When region a has been passed through there follows the region having a positive loop gain which, as mentioned in the foregoing, is not stable. As a result thereof the oscillator frequency fo changes suddenly versus the transmitter frequency fs (FIG. 2b jump A) and also the intermediate frequency fz (FIG. 2c). Then not only the total region with a positive loop gain is skipped, but also the region c and even a portion of the useful tuning region n around the frequency at which the transmitter frequency fs is equal to the sum of the constant oscillator frequency foo and the target mean value of the intermediate frequency fzo. This jump A increases when the loop gain is increased and vice versa. At a higher loop gain the ideal transmitter tuning (fs =foo +fzo) may even be skipped. After this jump, by which the region n with the negative loop gain is reached, the oscillator frequency fo versus the transmitter frequency fs changes, but because of the finite loop gain to a lesser extent than the transmitter frequency fs. The oscillator frequency fo again reaches the initial value foo at the transmitter frequency fs =foo +fzo and thereafter increases further in an essentially linear way. In this useful tuning range any change in the transmitter frequency is converted into a change in the output voltage U of the limiter-amplifier 8, that is to say a frequency-modulated signal is demodulated.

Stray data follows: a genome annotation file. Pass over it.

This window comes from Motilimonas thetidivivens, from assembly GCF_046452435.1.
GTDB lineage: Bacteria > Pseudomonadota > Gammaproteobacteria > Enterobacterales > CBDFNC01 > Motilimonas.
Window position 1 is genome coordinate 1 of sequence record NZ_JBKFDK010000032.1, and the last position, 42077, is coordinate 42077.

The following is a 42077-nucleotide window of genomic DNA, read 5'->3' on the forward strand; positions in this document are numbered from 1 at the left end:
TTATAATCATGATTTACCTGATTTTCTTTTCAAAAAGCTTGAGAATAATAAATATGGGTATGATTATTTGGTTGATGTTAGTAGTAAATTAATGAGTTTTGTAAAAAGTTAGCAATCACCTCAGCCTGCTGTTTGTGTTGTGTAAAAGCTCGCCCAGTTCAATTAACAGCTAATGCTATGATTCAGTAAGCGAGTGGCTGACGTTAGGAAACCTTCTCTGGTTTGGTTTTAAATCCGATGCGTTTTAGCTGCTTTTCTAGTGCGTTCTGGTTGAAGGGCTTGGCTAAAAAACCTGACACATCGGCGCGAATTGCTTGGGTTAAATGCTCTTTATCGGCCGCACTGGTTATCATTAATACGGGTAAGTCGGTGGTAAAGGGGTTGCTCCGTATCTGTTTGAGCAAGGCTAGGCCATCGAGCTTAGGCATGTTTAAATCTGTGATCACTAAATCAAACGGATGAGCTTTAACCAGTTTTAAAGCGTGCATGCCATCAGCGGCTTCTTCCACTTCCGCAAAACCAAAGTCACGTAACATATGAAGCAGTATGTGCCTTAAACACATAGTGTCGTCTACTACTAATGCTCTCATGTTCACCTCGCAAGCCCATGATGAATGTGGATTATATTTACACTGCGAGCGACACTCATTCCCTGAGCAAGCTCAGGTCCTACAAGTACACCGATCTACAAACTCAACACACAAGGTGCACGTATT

Region n ends when the transmitter frequency fs has become so much higher than the oscillator frequency fo that the region b is reached. In region b the oscillator frequency fo does not change anymore (FIG. 2b). The intermediate frequency fz increases to the same extent as the transmitter frequency fs (FIG. 2c), and no signal is received at the input of the muting circuit (FIG. 2d). Region b is followed by a region of a positive loop gain, in which the oscillator frequency fo or the intermediate frequency fz, respectively suddenly, already at a very small change in the transmitter frequency fs (or--when the assumption that the transmitter frequency fs changes and the oscillator frequency fo remains constant is left--at a very small decrease of the oscillator frequency fo), skips a portion of the horizontally extending region e again until the oscillator frequency fo reaches the initial constant value foo. With a still further increasing transmitter frequency fs the oscillator frequency fo changes no more and a noise signal is produced at the input of the muting circuit 9.